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displaying_text_conditionally [2013/12/15 07:53]
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displaying_text_conditionally [2013/12/17 04:28]
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-===== Displaying Text Conditionally ===== +#​redirect ​if
- +
-Variables can be very handy, but they would be much more useful ​if they could directly affect the text the reader sees. Consider a passage like this: +
- +
-> You return to Selator'​s hut. A merry fire is crackling in the kitchen, and something is cooking that smells delicious. He greets you warmly and asks, "Have you got the berry?"​ If you have got the purple berry of the Antherica plant, turn to 175. If not, turn to 52. +
- +
-(Steve Jackson and Ian Livingstone,​ //Scorpion Swamp//) +
- +
-It would be nice if the story could track whether the protagonist found the berry or not, and branch accordingly. In order to do this, we need to use conditions. A condition is a kind of expression that evaluates to either true or false. We can use these truth values directly to indicate whether the protagonist found the berries: +
- +
-<​code>​ +
-You have no doubt, from Selator'​s description,​ that you have found the +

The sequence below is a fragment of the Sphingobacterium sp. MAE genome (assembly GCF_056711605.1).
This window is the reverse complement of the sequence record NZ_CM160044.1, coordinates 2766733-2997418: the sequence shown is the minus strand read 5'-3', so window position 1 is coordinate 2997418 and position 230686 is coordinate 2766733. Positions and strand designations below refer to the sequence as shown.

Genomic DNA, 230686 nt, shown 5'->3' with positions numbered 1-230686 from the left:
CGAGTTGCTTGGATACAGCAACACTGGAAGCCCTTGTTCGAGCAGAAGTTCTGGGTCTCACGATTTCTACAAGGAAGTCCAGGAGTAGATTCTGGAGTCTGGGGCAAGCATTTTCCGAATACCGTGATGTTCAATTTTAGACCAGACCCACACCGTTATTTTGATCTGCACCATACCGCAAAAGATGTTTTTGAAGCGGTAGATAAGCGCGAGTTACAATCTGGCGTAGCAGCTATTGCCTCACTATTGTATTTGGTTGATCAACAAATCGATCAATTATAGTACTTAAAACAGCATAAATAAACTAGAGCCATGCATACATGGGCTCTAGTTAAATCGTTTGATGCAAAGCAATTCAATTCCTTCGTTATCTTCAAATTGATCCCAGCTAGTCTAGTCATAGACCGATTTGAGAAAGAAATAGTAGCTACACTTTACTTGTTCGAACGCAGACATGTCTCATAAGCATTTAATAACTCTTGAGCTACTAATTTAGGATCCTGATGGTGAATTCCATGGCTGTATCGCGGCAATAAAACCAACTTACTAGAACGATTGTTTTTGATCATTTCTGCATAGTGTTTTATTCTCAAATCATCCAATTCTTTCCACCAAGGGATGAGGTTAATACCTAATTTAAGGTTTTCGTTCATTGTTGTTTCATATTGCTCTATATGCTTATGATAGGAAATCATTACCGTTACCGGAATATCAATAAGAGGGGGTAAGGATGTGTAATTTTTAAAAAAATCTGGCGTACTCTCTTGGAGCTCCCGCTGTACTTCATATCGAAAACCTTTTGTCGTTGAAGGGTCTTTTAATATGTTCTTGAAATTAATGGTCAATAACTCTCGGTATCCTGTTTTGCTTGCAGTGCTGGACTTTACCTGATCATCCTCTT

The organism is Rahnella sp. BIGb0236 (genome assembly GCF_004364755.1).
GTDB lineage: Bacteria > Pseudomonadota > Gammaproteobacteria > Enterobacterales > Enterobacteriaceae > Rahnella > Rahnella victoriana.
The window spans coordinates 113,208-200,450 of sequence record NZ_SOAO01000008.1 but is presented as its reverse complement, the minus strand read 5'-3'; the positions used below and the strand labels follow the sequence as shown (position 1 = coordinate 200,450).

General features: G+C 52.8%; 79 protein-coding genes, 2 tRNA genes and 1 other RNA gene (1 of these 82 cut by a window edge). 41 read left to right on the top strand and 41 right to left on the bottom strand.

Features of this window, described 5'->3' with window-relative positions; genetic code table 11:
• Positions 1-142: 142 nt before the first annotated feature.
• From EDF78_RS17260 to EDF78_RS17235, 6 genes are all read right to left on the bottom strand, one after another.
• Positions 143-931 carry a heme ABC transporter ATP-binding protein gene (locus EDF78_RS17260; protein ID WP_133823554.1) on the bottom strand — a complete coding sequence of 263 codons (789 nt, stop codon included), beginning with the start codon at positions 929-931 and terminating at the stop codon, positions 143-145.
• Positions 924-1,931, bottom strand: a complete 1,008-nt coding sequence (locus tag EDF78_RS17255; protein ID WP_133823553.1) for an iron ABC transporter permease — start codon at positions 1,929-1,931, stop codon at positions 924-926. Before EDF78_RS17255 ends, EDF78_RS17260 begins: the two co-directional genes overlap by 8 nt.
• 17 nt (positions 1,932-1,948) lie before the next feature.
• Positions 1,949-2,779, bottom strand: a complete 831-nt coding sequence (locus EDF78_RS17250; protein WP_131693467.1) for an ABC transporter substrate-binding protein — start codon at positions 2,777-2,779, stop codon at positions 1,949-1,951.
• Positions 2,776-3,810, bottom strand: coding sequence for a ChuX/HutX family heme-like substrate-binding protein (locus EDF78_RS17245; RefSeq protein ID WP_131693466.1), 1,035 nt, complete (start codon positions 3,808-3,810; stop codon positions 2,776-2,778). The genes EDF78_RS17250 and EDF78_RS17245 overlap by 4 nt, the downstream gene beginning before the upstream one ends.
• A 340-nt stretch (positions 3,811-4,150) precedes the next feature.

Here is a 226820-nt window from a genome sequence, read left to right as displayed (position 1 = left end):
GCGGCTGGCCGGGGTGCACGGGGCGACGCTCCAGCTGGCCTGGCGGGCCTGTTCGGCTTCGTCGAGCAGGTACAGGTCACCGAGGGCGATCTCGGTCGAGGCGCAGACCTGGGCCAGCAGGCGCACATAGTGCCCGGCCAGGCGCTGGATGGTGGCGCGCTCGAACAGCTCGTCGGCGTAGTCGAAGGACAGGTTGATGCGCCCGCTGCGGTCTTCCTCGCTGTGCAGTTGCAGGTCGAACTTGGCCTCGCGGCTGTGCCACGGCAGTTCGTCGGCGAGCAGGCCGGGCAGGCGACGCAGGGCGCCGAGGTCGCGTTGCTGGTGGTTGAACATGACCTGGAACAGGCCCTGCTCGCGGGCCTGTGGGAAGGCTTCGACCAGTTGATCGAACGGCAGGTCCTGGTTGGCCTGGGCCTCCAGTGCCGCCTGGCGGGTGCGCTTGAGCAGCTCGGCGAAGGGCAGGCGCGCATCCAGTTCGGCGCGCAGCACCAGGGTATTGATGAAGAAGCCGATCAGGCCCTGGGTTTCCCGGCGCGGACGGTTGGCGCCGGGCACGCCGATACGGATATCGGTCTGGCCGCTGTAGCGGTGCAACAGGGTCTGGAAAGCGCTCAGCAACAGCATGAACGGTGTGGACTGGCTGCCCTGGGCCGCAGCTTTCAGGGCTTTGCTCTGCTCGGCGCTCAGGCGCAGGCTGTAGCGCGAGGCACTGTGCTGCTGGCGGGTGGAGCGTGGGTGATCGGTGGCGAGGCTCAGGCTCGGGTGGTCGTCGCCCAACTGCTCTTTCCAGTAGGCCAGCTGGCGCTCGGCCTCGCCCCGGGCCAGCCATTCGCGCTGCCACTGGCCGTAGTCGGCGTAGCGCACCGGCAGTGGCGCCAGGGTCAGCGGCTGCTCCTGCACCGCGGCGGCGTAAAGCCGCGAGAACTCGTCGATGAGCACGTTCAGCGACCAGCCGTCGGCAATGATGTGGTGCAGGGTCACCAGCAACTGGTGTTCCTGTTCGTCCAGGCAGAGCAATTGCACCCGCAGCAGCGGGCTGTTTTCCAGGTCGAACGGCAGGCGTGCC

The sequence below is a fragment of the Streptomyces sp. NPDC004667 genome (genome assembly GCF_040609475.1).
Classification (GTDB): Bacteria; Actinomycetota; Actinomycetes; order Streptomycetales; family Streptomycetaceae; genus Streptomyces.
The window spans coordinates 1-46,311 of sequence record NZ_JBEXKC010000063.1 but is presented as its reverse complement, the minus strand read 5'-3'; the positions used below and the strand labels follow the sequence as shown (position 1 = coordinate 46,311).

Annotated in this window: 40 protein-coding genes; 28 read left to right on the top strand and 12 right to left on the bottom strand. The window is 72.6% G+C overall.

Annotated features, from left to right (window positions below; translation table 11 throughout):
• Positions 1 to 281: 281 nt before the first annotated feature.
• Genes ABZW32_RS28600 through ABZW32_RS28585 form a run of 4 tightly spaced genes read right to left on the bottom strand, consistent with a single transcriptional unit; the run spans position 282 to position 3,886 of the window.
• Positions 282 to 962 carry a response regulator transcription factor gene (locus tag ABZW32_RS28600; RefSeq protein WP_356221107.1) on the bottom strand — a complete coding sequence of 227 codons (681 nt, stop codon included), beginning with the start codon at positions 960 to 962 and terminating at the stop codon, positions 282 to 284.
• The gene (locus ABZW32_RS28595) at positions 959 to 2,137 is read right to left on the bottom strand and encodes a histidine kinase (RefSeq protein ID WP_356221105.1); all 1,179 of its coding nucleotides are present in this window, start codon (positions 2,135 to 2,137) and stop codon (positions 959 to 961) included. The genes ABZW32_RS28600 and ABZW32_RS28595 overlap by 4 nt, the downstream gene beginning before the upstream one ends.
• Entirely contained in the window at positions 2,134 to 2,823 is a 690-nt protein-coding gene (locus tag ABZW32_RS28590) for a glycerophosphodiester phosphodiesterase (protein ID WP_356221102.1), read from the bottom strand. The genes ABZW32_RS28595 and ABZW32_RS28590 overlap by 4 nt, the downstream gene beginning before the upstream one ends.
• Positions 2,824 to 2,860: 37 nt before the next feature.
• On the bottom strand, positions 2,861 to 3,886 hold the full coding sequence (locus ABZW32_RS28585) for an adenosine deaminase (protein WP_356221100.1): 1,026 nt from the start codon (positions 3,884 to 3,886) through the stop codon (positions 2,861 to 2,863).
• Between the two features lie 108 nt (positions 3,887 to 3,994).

-Antherica plant. Half your mission is completed. Now you must return to the +
-village with the precious berry. <<set $foundBerry = true>>​ +
-</​code>​ +
- +
-Then we can use the ''<<​if>>''​ macro to display a passage indicating victory: +
- +
-<​code>​ +
-You return to Selator'​s hut. A merry fire is crackling in the kitchen, and +
-something is cooking that smells delicious. He greets you warmly and asks, +
-"Have you got the berry?"​ +
- +
-<<if $foundBerry>>​ +
-"​Wonderful!"​ he exclaims... +
-<<​endif>>​ +
-</​code>​ +
- +
-Anything in between the initial ''<<​if>>''​ and ''<<​endif>>''​ is displayed if the condition is true. You may also include macros inside ''<<​if>>''​ statements, so we could display a longer victory message this way: +
- +
-<​code>​ +
-You return to Selator'​s hut. A merry fire is crackling in the kitchen, and +
-something is cooking that smells delicious. He greets you warmly and asks, +
-"Have you got the berry?"​ +
- +
-<<if $foundBerry>>​ +
-<<​display "​Victory">>​ +
-<<​endif>>​ +
-</​code>​ +
- +
-Our only remaining issue is that if the reader hasn't found the berry, nothing is displayed at all. To remedy this, we can use an ''<<​else>>''​ clause like this: +
- +
-<​code>​ +
-You return to Selator'​s hut. A merry fire is crackling in the kitchen, and +
-something is cooking that smells delicious. He greets you warmly and asks, +
-"Have you got the berry?"​ +
- +
-<<if $foundBerry>>​ +
-<<​display "​Victory">>​ +
-<<​else>>​ +
-"​That'​s too bad," he says. "I had such high hopes for you..."​ +
-<<​endif>>​ +
-</​code>​ +
- +
-''<<​else>>''​ clauses do the exact opposite as ''<<​if>>''​ ones; they are only displayed if the condition is false. In either case, it's important to remember the ''<<​endif>>''​ at the end; otherwise, it won't be clear where the story should resume. +
displaying_text_conditionally.txt · Last modified: 2017/10/10 00:39 (external edit)